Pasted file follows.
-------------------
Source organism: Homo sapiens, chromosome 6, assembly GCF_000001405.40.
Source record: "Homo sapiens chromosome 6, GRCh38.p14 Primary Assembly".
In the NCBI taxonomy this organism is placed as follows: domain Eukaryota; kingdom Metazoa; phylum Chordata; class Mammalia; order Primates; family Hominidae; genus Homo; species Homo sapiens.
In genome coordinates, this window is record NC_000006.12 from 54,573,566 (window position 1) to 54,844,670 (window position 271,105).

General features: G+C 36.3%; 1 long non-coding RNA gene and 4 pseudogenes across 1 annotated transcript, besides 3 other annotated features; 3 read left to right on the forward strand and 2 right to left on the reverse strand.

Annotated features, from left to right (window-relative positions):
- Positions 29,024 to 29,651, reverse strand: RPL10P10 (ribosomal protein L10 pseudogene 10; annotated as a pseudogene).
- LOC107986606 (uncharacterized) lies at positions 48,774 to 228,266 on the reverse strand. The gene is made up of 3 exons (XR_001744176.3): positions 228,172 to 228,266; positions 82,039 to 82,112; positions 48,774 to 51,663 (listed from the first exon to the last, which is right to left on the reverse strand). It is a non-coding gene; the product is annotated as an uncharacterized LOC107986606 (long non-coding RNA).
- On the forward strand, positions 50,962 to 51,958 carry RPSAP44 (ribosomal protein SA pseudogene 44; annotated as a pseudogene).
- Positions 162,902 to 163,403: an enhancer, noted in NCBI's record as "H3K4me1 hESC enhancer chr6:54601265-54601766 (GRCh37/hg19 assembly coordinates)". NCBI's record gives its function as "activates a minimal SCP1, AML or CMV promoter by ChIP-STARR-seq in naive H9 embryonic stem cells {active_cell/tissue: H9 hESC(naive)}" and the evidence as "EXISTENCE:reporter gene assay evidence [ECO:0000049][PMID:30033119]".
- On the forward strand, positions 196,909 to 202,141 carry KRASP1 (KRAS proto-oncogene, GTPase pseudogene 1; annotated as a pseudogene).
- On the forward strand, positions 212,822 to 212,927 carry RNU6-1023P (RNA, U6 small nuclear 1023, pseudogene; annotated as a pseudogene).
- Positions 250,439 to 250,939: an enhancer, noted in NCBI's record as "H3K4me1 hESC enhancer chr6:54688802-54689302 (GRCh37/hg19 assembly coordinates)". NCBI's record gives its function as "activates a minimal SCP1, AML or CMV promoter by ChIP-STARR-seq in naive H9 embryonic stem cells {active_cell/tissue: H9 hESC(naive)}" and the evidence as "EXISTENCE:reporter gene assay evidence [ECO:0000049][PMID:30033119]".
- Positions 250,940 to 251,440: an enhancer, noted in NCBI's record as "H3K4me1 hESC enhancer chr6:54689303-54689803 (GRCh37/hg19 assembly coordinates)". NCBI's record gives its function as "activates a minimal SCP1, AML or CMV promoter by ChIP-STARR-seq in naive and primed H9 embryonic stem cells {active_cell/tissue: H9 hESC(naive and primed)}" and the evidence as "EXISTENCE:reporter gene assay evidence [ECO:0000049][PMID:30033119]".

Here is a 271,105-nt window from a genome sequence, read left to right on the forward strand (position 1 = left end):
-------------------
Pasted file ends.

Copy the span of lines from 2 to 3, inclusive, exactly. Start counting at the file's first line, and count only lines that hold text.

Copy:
Source record: "Homo sapiens chromosome 6, GRCh38.p14 Primary Assembly".
In the NCBI taxonomy this organism is placed as follows: domain Eukaryota; kingdom Metazoa; phylum Chordata; class Mammalia; order Primates; family Hominidae; genus Homo; species Homo sapiens.